Delivering on the order would mean Liu spending everything he had – $18,000 at the time – to have the two kiosks built in California. When he hesitated, he got a nudge from Ted Livingston, co-founder of the now-billion-dollar mobile chat platform Kik, who had donated $1 million to Velocity.
“So, at the 11th hour, Ted walks into Velocity one day and just says, ‘Stop being pussies’,” Liu recalled.
Livingston continued: ‘How about this? If I see a MappedIn-branded directory in Conestoga Mall by this date next year, I will write you a cheque for $5,000.’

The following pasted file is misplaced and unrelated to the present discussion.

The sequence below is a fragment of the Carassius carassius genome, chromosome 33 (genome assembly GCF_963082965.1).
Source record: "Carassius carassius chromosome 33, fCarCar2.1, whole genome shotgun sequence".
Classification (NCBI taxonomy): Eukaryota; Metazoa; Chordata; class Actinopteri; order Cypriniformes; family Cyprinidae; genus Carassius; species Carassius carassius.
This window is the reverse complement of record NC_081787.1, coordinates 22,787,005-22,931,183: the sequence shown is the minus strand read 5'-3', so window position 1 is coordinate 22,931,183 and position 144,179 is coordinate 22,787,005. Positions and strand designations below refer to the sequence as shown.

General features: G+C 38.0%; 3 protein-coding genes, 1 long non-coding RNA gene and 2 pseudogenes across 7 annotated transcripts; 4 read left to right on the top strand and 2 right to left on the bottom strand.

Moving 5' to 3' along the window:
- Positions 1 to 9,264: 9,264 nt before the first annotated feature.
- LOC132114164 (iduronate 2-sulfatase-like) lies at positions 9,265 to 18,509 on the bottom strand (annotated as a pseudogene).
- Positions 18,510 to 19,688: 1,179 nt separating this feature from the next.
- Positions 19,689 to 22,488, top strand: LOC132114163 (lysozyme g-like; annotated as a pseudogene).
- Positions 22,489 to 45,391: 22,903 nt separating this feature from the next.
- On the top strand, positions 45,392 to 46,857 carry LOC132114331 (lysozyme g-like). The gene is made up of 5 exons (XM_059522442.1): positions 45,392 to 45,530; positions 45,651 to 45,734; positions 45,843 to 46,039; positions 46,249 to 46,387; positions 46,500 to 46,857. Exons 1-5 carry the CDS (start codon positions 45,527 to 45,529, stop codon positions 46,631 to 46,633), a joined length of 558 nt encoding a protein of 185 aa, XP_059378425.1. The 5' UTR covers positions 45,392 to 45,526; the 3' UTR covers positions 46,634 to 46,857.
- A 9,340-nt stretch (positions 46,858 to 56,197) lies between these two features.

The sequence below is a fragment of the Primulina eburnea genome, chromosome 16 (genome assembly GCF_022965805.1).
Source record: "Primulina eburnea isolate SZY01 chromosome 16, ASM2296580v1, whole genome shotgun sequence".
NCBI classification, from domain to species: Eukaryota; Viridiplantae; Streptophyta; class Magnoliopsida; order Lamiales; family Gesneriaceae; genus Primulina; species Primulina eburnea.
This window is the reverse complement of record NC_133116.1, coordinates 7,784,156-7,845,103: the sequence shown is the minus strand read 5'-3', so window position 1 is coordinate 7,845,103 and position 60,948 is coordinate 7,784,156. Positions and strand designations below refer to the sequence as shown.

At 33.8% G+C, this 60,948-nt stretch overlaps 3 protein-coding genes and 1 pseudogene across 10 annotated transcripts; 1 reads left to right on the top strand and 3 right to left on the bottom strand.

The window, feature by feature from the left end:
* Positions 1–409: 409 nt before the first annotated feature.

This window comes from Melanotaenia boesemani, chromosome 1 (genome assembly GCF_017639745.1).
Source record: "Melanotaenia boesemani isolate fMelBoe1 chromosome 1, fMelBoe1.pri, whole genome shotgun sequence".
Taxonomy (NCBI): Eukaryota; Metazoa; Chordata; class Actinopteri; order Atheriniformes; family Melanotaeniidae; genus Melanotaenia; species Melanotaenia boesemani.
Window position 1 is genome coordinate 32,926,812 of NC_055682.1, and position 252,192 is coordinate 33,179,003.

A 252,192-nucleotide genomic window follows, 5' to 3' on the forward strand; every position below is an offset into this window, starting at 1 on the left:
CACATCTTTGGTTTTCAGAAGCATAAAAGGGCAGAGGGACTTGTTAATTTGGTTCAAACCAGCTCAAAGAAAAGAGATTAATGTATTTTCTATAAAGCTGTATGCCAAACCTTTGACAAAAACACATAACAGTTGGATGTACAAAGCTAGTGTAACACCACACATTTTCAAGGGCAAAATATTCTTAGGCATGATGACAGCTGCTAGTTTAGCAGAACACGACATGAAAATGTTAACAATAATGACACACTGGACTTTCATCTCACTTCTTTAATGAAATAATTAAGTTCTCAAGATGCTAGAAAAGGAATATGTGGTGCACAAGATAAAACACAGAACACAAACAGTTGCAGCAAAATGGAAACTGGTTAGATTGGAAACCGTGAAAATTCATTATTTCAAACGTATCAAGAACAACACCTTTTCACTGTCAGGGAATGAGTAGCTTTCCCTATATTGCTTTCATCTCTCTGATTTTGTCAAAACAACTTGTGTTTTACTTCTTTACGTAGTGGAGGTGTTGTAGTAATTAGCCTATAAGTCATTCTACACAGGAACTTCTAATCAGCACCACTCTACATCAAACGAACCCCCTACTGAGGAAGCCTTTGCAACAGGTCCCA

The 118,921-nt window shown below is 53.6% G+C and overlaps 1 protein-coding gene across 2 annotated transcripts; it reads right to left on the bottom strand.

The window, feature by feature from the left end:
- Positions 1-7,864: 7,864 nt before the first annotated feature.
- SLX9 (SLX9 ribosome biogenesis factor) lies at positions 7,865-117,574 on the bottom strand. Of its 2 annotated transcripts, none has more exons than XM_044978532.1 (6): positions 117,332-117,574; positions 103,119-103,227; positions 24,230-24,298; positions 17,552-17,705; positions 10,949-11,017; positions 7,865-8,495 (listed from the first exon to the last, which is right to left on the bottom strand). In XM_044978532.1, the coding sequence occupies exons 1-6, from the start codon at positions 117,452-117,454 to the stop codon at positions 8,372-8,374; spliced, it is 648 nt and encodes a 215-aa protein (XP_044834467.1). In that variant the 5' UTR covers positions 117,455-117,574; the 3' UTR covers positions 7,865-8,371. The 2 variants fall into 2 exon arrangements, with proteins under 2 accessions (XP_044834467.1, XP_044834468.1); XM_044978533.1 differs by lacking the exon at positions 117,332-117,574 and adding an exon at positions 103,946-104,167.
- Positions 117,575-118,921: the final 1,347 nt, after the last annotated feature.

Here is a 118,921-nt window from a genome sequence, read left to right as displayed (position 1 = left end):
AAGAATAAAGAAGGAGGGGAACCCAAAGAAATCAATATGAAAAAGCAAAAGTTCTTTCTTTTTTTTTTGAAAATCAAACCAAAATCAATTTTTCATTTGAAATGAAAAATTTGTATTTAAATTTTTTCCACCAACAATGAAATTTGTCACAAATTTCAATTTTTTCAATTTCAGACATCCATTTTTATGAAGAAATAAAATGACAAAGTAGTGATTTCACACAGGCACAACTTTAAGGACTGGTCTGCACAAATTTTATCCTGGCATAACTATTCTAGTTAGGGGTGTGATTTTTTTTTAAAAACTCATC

“And he did,” Liu said. “He actually wrote a cheque for $5,000.”
Liu feels that the business lessons that have since followed – including one about the true meaning of “reality TV” after a Dragons’ Den appearance – are not ones he could have learned by any other process than experience.
“Building a business – how to sell, how to hire, how to not hire, how to undo a hire, how to fundraise – every single thing, I think, you can’t really learn it, and we figured it out,” he said. “If I could do it again, I would spend half the time, with half the cash, and be where I am today.
“So, I can’t wait to restart the clock.”